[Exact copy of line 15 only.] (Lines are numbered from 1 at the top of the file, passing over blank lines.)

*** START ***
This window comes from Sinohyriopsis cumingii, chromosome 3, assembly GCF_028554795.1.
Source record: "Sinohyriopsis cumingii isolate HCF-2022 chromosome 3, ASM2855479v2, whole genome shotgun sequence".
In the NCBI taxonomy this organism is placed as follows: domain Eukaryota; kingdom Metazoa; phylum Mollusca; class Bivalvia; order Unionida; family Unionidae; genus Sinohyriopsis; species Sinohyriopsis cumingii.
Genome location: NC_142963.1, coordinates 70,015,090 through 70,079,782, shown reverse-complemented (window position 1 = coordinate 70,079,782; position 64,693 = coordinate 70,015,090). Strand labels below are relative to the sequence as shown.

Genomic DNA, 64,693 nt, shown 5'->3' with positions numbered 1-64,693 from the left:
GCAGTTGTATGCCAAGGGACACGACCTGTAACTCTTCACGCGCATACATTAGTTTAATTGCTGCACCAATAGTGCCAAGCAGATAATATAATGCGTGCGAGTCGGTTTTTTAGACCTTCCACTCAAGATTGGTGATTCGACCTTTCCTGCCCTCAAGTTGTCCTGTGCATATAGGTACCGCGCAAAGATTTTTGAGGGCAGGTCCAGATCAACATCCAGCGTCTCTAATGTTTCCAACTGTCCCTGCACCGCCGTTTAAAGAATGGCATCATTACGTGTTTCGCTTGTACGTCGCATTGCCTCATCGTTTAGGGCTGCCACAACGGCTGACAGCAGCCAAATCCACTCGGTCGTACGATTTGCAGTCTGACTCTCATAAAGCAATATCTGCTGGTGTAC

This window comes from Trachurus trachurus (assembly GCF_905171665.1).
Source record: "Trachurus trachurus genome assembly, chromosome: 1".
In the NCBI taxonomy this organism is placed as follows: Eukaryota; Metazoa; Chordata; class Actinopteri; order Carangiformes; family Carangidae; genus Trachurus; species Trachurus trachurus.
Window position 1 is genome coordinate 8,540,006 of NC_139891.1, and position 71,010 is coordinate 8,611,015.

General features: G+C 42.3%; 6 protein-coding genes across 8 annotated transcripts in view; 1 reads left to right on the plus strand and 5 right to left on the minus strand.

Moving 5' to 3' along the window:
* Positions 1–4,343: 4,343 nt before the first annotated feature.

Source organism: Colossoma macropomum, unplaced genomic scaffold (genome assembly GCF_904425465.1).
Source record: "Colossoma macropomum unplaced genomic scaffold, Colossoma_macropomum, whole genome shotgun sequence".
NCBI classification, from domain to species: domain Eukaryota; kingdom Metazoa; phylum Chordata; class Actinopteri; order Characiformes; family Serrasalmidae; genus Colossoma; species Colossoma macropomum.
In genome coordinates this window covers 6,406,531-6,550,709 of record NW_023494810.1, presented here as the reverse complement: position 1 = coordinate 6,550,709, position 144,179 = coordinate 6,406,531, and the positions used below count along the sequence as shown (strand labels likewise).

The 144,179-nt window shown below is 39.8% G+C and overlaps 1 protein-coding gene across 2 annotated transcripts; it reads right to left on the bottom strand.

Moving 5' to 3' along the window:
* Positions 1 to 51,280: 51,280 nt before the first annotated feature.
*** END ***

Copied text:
Source record: "Colossoma macropomum unplaced genomic scaffold, Colossoma_macropomum, whole genome shotgun sequence".